Wyoming’s primary elections are Tuesday, and there are more than three times as many male candidates on the ballot for the state legislature as females. That’s because many women find that serving in office, while also holding down a job and raising a family, is just too difficult. Wyoming Public Radio’s Willow Belden reports.
One candidate for the US House of Representatives wants your help to get on the ballot. Cheyenne Resident Charlie Hardy got into the race after he found it difficult to communicate with our current congressional delegation. He’s also concerned that the country remains at war. Hardy wants to run as an independent. He’s long written and spoken about issues surrounding foreign affairs and has served as a Catholic Priest and missionary. Hardy tells Wyoming Public Radio’s Bob Beck that while he opposes the country’s continued war effort, he is not anti-military.
The drought this season has taken its toll on farmers growing hay. The U-S Department of Agriculture is predicting that Wyoming’s hay crop this year will be the worst since the Dust Bowl days of the 1930s. Platte County Extension Agent Dallas Mount joins us now to talk about that. He tells Wyoming Public Radio’s Willow Belden the situation is ALREADY very bad.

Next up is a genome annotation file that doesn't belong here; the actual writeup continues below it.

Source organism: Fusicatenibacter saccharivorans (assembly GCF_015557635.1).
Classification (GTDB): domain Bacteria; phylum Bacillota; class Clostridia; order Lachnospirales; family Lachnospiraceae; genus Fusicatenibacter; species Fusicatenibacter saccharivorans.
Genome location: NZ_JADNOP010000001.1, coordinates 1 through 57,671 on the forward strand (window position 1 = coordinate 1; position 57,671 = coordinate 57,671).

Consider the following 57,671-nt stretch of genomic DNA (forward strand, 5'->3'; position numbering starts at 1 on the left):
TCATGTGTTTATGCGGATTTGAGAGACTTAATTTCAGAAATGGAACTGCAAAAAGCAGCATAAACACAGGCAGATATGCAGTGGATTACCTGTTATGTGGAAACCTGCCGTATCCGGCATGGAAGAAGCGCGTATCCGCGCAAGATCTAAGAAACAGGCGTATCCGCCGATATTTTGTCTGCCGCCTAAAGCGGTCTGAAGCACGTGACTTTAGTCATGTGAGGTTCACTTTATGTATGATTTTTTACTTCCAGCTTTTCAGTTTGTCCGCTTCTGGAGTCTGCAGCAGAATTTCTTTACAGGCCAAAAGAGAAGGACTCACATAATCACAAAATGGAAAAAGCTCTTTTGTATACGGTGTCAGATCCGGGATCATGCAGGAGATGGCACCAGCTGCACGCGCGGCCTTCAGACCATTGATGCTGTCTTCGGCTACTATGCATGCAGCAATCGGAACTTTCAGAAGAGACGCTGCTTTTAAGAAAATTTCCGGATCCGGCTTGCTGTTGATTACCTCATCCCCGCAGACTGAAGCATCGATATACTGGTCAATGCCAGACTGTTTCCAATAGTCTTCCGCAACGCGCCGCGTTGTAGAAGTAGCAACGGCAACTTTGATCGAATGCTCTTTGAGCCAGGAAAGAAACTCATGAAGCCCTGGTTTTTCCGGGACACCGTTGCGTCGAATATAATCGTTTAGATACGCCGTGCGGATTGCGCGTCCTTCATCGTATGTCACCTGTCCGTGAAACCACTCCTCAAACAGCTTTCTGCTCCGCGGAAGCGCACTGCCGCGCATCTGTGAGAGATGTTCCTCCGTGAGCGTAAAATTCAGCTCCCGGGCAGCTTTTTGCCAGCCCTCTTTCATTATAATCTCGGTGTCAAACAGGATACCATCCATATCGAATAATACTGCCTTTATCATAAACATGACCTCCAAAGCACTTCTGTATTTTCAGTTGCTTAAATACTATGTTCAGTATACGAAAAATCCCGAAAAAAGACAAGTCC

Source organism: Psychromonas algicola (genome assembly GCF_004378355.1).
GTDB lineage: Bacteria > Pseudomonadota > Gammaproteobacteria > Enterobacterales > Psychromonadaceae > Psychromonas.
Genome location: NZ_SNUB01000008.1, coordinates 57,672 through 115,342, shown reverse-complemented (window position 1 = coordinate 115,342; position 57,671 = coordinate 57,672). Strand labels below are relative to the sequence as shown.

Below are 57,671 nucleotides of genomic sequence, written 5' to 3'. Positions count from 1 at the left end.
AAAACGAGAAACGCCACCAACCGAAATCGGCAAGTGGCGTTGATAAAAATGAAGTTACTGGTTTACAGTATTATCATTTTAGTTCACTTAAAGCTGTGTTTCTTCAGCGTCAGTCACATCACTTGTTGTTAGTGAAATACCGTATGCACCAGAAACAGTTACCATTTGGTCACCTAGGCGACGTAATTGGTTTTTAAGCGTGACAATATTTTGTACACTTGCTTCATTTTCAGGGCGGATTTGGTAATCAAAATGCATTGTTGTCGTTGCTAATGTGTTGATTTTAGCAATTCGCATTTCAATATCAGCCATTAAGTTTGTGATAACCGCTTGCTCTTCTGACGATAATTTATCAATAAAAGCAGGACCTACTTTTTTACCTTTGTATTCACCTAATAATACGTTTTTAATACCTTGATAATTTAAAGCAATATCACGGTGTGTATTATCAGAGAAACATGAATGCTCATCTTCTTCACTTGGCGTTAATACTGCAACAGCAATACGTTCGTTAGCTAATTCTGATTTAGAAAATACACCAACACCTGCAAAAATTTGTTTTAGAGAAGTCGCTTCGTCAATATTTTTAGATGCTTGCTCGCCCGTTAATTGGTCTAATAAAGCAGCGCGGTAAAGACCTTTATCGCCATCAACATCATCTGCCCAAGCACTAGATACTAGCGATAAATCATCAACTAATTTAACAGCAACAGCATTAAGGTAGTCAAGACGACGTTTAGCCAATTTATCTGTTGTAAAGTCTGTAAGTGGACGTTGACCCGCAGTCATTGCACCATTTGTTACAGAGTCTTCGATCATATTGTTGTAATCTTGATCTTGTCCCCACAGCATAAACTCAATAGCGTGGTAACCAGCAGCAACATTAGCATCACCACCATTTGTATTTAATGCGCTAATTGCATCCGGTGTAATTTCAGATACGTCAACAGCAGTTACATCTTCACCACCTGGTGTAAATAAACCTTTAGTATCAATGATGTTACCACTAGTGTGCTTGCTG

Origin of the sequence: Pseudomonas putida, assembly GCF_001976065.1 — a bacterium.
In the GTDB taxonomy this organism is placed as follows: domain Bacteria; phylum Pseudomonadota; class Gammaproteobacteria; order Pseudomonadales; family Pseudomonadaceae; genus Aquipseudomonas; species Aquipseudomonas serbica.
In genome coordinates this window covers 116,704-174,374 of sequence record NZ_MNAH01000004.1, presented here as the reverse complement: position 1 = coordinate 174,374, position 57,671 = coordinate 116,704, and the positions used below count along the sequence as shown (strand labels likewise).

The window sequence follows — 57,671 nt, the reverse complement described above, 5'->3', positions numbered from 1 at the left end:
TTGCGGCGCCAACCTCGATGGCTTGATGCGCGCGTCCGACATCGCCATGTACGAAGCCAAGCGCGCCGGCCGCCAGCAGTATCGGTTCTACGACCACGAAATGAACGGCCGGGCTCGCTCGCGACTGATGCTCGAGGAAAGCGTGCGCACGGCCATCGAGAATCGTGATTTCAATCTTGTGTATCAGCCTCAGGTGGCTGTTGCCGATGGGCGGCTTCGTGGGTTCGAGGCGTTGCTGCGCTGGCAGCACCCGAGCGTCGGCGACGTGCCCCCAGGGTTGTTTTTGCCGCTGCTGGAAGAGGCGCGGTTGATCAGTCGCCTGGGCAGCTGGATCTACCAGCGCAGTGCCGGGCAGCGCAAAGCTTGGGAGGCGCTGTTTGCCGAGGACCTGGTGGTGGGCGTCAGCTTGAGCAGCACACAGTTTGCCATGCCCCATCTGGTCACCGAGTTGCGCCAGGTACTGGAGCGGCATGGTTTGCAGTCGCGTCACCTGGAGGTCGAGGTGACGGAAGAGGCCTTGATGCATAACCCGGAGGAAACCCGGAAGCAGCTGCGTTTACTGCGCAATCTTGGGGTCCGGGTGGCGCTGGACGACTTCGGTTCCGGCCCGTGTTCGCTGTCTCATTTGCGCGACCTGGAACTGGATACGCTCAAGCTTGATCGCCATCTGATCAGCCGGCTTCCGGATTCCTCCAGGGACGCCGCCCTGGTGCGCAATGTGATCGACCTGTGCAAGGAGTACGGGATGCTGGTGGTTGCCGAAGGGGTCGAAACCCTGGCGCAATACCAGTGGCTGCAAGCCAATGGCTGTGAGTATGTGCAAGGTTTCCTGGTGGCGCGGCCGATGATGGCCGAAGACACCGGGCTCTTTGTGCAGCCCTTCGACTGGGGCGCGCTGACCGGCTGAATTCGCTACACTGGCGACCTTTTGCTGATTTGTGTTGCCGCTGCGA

Wyoming agriculture producers raise and lots of cows and sheep… but they’re mostly sold out of state, where they’re processed and sold as beef and lamb, making big money for outside businesses. Wyoming Public Radio’s Rebecca Martinez reports that state agriculture agencies are now encouraging ag producers of all kinds to add-value to the products they already have to keep their businesses competitive, and circulate the money in Wyoming.
REBECCA MARTINEZ: Bessie Zeller and her late husband Clarence took over his father’s Lovell beekeeping operation in the mid-1940s.